Los Alamos housing project site.
Los Alamos residents say tree trimmers spoiled a bucolic scene at the intersection of Den and Shaw streets to make way for a 59-unit housing development approved 17 years ago. Credit: Contributed photo

Los Alamos residents are rallying to get changes made to a long-approved 59-unit housing development that they contend will negatively impact the community, but options may be limited.

Uniting under a Facebook group dubbed “Save Los Alamos — Stop the ‘Village Square Development,’” residents plan to meet Monday to discuss the development and organize against the project planned for the northwest corner of the community.

“The interesting thing about this project is that it’s bringing everyone together,” said Brian Ross Adams, a political consultant who moved to Los Alamos three years ago with his wife. “You have people who grew up there who don’t want to see their town destroyed. You have people who moved there because they wanted a peaceful life and they don’t see their town destroyed.”

The Village Square development near the intersection of Shaw and Den streets received Santa Barbara County approval in 2005 under the name Legacy Estates. The project since has had a number of extensions.

The project calls for dividing 16.7 acres into 59 parcels with lots ranging from 8,877 square feet to 16,875 square feet.

The Corona-based developer distributed a letter before Christmas warning about work related to the dormant development plan.

“I wanted to let you know that we will be doing some tree maintenance during the next several weeks; the trees will not be fully removed until grading commences early next year,” wrote Tara Mitchell, Legacy Estates director of entitlements and planning.

Los Alamos housing project site.
Tops of trees have been lopped off to make way for a 59-unit housing project opposed by Los Alamos residents. Credit: Contributed photo

Grading at the site and importing soil are scheduled to start in February with construction of the homes expected in 2024, she said, adding that the timeline will be dependent on weather and other factors such as labor and materials. 

County Supervisor Bob Nelson, whose Fourth District includes Los Alamos, said he is monitoring the situation closely.

 “I have met with and spoken to several concerned residents as well as the representatives of the developer. I am still gathering information and exploring various options available to minimize impacts on the community,” Nelson told Noozhawk.

On the morning after Christmas, tree-trimming crews moved in to lop off the tops of multiple trees, raising the ire of residents who reported the activity to Santa Barbara County firefighters and sheriff’s deputies.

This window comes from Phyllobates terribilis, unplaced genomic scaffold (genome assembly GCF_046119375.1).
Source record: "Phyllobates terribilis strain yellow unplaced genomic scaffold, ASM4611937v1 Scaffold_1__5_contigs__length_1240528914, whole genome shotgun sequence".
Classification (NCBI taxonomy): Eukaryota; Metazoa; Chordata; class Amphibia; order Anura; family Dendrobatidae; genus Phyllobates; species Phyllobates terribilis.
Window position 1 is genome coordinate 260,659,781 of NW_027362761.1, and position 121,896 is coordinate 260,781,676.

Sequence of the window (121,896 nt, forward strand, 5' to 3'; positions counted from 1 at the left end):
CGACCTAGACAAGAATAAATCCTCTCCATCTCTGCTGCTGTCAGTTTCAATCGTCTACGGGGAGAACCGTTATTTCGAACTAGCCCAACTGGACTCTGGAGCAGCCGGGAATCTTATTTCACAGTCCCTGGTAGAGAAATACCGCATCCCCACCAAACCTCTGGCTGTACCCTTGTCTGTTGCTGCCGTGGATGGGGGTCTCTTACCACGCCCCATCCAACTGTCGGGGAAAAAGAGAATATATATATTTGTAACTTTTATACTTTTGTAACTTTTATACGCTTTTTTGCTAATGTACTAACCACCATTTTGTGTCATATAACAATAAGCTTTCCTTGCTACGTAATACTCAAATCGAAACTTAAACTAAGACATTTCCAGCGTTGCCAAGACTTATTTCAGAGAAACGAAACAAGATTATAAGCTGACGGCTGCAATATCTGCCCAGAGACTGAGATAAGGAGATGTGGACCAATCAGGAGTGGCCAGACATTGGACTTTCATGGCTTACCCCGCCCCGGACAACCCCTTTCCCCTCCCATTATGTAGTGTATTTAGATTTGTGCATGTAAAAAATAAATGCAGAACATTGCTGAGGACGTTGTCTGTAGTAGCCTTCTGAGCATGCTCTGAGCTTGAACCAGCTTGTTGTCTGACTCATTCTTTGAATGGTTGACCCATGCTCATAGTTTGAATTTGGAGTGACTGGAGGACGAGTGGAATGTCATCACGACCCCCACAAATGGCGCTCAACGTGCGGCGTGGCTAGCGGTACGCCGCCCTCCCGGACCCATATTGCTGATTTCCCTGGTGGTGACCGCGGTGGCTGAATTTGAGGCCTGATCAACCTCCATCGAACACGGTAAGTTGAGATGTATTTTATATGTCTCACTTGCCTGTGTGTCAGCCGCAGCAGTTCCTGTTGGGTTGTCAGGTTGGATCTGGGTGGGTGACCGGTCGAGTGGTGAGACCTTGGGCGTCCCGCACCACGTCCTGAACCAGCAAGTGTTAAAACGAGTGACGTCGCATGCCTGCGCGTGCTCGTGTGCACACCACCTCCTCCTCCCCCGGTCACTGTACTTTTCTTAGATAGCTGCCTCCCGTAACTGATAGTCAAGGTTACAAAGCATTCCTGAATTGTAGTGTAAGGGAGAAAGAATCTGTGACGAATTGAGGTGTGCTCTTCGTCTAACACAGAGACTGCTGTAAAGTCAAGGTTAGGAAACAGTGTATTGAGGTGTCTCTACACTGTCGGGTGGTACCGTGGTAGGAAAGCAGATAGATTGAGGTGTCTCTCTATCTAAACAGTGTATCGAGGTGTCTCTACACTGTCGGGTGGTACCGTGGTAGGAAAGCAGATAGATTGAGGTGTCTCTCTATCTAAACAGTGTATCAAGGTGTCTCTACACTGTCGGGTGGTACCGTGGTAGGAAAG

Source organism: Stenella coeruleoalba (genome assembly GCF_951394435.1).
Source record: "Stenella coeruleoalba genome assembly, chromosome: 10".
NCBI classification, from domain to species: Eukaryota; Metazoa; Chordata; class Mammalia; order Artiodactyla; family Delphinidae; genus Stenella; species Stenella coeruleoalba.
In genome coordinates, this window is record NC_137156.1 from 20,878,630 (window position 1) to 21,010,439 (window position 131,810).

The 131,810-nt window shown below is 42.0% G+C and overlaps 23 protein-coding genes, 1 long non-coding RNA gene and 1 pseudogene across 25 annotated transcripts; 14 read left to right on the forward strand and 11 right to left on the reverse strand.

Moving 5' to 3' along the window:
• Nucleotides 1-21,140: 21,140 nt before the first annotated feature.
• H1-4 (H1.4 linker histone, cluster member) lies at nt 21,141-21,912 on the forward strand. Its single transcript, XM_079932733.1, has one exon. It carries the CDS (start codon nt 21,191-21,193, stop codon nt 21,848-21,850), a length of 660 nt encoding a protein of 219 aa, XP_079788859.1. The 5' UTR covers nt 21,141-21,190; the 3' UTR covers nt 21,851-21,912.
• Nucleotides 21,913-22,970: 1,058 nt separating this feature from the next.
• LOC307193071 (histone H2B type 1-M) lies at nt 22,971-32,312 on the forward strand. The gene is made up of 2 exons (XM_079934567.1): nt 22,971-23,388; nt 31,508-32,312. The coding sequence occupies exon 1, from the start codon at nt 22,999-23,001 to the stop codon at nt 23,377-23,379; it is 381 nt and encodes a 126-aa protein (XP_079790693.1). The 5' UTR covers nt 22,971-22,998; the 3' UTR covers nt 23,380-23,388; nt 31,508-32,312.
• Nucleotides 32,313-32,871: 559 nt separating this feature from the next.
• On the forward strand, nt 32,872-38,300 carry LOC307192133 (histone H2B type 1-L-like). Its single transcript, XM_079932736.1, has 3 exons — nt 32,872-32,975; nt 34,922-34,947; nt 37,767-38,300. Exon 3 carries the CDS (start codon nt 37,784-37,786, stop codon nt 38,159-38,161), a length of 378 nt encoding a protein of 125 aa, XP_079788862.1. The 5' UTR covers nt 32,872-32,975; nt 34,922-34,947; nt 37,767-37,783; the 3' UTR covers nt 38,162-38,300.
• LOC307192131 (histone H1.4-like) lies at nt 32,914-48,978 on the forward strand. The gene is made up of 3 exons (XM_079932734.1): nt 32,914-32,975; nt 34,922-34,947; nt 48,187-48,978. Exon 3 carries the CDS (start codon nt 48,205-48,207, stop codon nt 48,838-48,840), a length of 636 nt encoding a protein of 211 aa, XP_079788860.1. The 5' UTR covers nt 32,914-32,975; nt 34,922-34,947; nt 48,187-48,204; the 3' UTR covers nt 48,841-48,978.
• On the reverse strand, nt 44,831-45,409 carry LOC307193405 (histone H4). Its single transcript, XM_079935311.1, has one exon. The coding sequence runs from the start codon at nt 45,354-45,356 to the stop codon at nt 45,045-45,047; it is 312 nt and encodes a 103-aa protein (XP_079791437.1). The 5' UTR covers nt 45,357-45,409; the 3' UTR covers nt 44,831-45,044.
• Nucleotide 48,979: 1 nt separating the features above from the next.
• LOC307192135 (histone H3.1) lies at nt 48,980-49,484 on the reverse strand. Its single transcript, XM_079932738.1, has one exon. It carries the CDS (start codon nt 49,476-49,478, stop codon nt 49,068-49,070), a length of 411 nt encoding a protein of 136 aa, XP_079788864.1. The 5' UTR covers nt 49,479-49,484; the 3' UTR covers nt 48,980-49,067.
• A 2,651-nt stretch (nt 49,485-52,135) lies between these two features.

Residents contended that the project’s approval and environmental mitigation measures were outdated. 

“Our town and this country and the state have drastically changed since 2005,” Adams said. “There’s a number of problems with the project.”

The project’s existing approvals limit what opponents can do, Adams said. 

“However, we do have some strategies that we’re going to employ in the next couple of weeks that can hopefully at least put a pause to it,” Adams said. 

Concerns include inadequate water supply in the community, environmentally protected species, narrow streets and more.

“We don’t have any infrastructure in the town to support a mega development. We’re an extremely small town. We don’t even have postal services,” he said, adding that everyone has post office boxes that are full.

Opponents also fear the homes will become short-term rentals attracting tourists instead of residents invested in the community. 

The developer has pledged to hold a meeting for the community in January. 

“Our desire is to work with you, our neighbors, to complete the development on this end of town in a way that is complementary to your existing home,” Mitchell’s letter said. “We will be good neighbors.”

The new coalition of opponents plans to meet from 5 p.m. to 7 p.m. Monday at the Los Alamos Valley Men’s Club, 429 Leslie St., to spell out the project’s plans and discuss how to fight it. 

Ideas include lawn signs, bumper stickers and hiring a lawyer well-versed in the California Environmental Quality Act about the possibility of an injunction to halt the construction. 

Adams also said he intends to tap into his connections with lawmakers at the state and federal levels. 

“We want to get everyone on the same page that this should not move forward without more community input,” Adams said.

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Janene Scully | Noozhawk North County Editor

Noozhawk North County editor Janene Scully can be reached at jscully@noozhawk.com.